1 in 4 trade union members now work in education

thAlmost 1 in 4 of trade union members are employed in education. According to the ONS 1.47 million of a total union membership of 6.2 million are now drawn from this sector. With almost half (47.7%) of all employees belonging to a trade union, the education has probably become the most organised. (In manufacturing, union density is now below 1 in 5 and in construction, only 1 in 8)

The ONS provides interesting –but in many cases, slightly alarming data, about the current state of the UK trade union movement, which is now less than half the size of its 13 million 1979 peak. The level of membership  decreased by 275 000 between 2015/16 alone, the largest overall fall since records begun.

In addition:

  • Just 32.5% of workers are trade union members (13.4% in the private sector ,  52.7% of public)
  • 4 out of 10 trade union members are over 50, but only 1 in 20 are between 18-24
  • 4 out of 10 members can be classified as ‘professional’ workers. 43% have degrees
  • Trade union density amongst female employees is now greater than it is for males
  • Over a third of ‘middle earners’ (£500 – £999 a week) and 1 in 6 of employees earning over £1000 a week are in unions. Only I in 8 of those earning less than £250 a week are TU members

Trade union can’t and won’t ignore these changes, but at the same time they will recognise these are as much the result of longer-term structural trends across labour markets as they are the consequences of draconian anti- trade union legislation or government policies and develop new strategies accordingly.

school-office-staff1That education workers now play a key role in the labour movement, provides both further impetus for greater organisational unity  (despite the NUT/ATL merger at least 10 different unions operate in the sector, often in competition with each other),   but also for creating more effective ways of working with student and parental bodies.






Young voters flock to Labour

Recently released data from the polling organisation YouGov shows the800_cp_montreal_student_protest_120223  extent of young people’s willingness to back Labour in the recent General Election, with the party enjoying over three times as much support from 18-24-year-old voters as the Conservatives – amongst 18 and 19 year olds, support was even stronger with 66% opting for Labour compared with just 19% for the Tories.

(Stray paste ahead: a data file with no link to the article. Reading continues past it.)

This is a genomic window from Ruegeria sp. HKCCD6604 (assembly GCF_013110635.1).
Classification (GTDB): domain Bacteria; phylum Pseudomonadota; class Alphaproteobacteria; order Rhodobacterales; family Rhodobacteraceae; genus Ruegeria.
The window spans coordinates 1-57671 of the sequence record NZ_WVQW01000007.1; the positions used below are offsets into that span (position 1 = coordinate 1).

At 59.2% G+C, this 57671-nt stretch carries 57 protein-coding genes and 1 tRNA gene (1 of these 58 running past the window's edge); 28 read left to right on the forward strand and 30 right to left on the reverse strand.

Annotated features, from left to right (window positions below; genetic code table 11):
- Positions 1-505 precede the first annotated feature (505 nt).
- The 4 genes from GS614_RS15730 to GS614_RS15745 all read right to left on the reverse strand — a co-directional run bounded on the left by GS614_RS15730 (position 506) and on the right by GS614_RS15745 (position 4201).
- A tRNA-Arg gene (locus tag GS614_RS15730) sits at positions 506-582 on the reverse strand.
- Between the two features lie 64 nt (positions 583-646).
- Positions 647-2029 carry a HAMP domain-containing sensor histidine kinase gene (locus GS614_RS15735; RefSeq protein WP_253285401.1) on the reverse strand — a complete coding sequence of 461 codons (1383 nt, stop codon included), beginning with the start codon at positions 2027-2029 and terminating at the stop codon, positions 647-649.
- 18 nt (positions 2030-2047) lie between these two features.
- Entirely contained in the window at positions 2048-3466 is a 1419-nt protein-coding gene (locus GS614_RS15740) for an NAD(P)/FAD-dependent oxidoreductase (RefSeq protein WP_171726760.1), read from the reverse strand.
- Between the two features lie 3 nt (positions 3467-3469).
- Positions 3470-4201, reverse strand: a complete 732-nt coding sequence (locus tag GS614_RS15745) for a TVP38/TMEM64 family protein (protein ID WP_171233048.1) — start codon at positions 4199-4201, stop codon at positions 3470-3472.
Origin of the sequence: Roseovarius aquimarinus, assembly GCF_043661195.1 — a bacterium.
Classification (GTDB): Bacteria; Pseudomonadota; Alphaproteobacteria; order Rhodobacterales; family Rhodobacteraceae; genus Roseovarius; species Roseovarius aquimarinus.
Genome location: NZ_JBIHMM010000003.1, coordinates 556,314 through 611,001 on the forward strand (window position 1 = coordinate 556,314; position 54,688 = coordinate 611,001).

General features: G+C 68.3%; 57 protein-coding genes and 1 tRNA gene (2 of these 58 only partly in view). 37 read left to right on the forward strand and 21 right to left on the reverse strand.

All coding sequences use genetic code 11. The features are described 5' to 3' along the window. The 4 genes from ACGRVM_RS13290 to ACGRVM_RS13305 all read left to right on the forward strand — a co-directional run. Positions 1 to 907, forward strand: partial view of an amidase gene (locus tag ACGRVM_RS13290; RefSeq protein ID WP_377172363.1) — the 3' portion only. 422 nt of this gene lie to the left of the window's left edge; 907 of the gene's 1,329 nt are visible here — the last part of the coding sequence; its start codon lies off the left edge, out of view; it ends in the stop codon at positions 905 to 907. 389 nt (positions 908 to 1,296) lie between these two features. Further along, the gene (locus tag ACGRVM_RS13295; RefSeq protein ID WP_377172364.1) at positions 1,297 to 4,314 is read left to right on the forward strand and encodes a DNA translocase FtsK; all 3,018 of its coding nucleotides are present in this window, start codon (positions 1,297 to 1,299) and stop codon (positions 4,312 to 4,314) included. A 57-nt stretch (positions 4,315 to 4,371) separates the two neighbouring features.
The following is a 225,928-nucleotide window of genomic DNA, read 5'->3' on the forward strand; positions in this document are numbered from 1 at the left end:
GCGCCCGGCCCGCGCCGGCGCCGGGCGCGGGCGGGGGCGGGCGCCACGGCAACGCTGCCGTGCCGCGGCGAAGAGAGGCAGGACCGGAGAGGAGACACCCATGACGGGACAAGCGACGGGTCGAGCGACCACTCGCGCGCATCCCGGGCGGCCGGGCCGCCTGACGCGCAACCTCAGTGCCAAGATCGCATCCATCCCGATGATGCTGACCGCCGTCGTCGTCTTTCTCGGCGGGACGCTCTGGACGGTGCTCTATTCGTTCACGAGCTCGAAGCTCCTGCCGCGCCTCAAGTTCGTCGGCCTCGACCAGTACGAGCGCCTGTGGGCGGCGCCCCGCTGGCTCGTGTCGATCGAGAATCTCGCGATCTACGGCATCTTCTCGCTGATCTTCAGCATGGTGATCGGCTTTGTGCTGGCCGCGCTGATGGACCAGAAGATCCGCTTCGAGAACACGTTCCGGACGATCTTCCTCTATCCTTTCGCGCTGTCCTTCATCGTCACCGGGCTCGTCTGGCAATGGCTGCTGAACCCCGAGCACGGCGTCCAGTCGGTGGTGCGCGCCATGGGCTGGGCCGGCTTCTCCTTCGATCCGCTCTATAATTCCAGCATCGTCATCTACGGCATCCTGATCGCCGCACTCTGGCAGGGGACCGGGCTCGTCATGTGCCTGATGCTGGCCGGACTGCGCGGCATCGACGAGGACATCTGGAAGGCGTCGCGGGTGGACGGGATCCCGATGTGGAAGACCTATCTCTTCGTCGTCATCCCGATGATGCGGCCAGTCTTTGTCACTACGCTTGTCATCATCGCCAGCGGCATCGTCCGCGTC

According to YouGov, 64% of students voted for Labour compared to just 19% for the Conservatives. This was a clear reflection of Labour’s manifesto commitment to end university tuition  fees  – the average amount of debt acquired per student has now reached more than £32,000 with a third of students  considering their courses did not provide value for money (Guardian 08/06/17)  Labour also pledged to restore Education Maintenance Allowances (EMAs) for post-16 students, to make Further Education courses free and to upgrade the quality of vocational education and apprenticeships.

At the other end of the age group, things could not have been more different, as almost 70% of 70 year olds voted Conservative and 58% of those between 60-69.  Participation levels were also much higher amongst older age groups, with 57% of 18-19 year olds turning out, compared to 84% of those 70 plus. YouGov also found that differences in the way various occupational classes voted were becoming much less significant and the tendency to vote Conservative declined as educational levels increased –with Labour enjoying a 15 % lead amongst graduates.

Young people’s support for Labour was not just the result of its policies or the popularity of Jeremy Corbyn – the party was far ahead of the Tories in its ability to use social media, so as to help neutralise the attacks on Corbyn by the official media. It was also the result of major efforts by student unions to increase registration, handing in hundreds of registration forms from their members just hours before the deadline.

With a highly volatile electorate, Labour will not take this support for granted and with dreadful employment prospects for young people  –even for those with degrees – it will need to develop clear policies that address job market insecurities, as well as continuing to improve educational opportunity. Nevertheless, the YouGov data provides many positives. 



Now even Pricewaterhouse considers a Universal Basic Income

robot-waving-13220988Pricewaterhouse Cooper (PwC) the global professional  services firm has entered the debate about the effects of artificial intelligence and robotics on employment. Calculating that 30% of jobs (some 10 million)  are at high risk, its predictions are about midway between those of Oxford academics Frey & Osborne’s  2013 prediction of 47% and OECD’s 2016 10%.

Integral to PwC’s predictions are a loss of 2.3 million jobs in the retailing and wholesale sector and a further  1.2 million in manufacturing, in other words, about half of the jobs in both of these sectors. It relates specific job losses to the nature of particular work roles, whether they are routine or non routine, but also to levels of education – the less an individuals qualifications, the more likely the chance of losing their job.